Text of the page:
My writer friend Michele Huey has posted something on her blog God, Me, and a Cup of Tea, that spoke to our current need of comfort in the USA and Canada. Both nations have been impacted either by floods (Texas and Gulf Coast) or Forest fires (Canadian Rockies). I pray you will be blessed as I was.
Here's the link. https://godmetea.wordpress.com/2017/09/03/beyond-the-loss/
Just deleted a post over on Facebook that someone found offensive. I find prejudice offensive. I'm Southern born. Lived in the South for most of my early childhood. Most of my relatives on my father's side come from Alabama, Texas, Oklahoma, Kansas, i.e., the deep South. My relatives pointed with Confederate pride to "Stonewall" Thomas Jonathan Jackson as our famous relative.
My Dad couldn't stand the bigotry he experienced as an olive complected, curly, black-haired boy. He left the South for NYC as soon as he gained admission to Parson's School of Design. Dad was a talented artist who worked on 5th Avenue in Manhattan in the midtown area climbing the corporate ladder to become an executive. He made something of himself despite being told he was "less than" his blond, blue eyed cousins.
In childhood, Dad took us back to the South to reconnect with our relatives, especially my grandmother who lived with her only daughter. I can remember being thrown out of a restaurant in the South when I (a brunette) walked in behind my Dad, but ahead of my redheaded Mom and blond brother. We were told "Your kind aren't wanted here."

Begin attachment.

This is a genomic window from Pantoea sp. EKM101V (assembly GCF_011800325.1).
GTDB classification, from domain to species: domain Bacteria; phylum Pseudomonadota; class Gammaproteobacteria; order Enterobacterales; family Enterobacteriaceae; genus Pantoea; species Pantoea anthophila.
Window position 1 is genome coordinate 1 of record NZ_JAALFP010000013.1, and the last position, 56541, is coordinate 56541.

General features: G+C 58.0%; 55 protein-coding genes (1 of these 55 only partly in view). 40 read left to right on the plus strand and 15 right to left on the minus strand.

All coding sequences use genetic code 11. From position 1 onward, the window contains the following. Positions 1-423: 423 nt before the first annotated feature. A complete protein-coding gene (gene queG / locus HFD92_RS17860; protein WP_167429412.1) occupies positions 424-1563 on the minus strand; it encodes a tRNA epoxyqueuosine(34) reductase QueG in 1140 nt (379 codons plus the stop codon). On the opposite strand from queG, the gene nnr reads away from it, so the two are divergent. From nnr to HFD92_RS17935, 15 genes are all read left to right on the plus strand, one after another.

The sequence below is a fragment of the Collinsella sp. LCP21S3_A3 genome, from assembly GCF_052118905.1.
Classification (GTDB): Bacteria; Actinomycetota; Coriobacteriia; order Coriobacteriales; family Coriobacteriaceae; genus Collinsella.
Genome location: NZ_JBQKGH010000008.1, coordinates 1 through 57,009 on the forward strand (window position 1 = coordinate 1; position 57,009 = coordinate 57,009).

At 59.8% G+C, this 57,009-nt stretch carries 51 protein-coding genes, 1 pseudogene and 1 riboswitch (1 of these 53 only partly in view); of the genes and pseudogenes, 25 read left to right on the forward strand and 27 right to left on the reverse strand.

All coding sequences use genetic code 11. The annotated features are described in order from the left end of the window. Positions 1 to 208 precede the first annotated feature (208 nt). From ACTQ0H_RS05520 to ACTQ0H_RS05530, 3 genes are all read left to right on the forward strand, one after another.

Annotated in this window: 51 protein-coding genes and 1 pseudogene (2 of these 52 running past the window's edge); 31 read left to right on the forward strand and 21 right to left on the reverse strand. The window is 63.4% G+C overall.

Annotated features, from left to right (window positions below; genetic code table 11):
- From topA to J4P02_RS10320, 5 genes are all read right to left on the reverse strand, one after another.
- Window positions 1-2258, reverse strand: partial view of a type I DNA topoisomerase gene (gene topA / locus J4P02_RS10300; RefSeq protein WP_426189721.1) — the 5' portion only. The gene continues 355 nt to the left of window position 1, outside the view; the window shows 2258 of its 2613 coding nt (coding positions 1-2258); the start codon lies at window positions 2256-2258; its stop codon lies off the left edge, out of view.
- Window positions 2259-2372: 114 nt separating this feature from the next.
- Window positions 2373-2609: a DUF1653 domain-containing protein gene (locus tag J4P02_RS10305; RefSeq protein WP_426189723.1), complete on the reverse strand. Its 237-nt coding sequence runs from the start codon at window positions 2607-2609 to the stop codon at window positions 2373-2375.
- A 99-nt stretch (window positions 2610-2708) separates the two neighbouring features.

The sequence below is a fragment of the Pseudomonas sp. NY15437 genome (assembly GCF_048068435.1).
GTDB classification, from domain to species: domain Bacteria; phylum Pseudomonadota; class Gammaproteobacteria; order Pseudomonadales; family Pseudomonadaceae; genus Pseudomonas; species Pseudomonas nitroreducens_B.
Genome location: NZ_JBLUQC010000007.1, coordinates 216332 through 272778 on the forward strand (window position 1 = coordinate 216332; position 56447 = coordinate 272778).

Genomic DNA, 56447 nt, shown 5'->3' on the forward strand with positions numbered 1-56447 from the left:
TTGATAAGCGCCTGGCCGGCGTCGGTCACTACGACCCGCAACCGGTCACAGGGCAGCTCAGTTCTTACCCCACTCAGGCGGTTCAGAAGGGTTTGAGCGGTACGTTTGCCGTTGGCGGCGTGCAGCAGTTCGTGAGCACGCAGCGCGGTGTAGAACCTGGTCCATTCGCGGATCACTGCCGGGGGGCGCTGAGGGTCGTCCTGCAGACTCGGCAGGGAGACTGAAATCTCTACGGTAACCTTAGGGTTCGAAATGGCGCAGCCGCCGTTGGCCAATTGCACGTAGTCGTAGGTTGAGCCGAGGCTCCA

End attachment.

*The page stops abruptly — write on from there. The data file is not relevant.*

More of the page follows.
Another time when we were thrown out, we were called "dirty Melungeons", i.e., mixed breeds.
As an adult, we went to Baton Rouge for the Special Olympics. My son ran in the 50 and 100 yd dash. He took a medal and the podium in the 50. On the trip home, my dark haired half-Italian husband and my two daughters and I used a rest stop in Georgia where free cola was offered for refreshment. There were two counters. One with a black lady behind it. The other with a white. My kids were clueless, as was I. My blond, blue eyed son lined up with his two sisters behind him. He was served as was my chestnut haired, green-eyed daughter, but my olive complected dark haired daughter was refused service, told to go to the other counter. Segregation had supposedly been abolished by then. Not. We've had a taste of being labeled "less than".
I remain unapologetic for stating in no uncertain terms that hatred leads to more hatred. If there are those who take offense, from this post, tough. Yes, not all who live in the South are bigots, but those who are tarnish the name of those who aren't.
I take offense at bigotry in all its forms.
End of rant.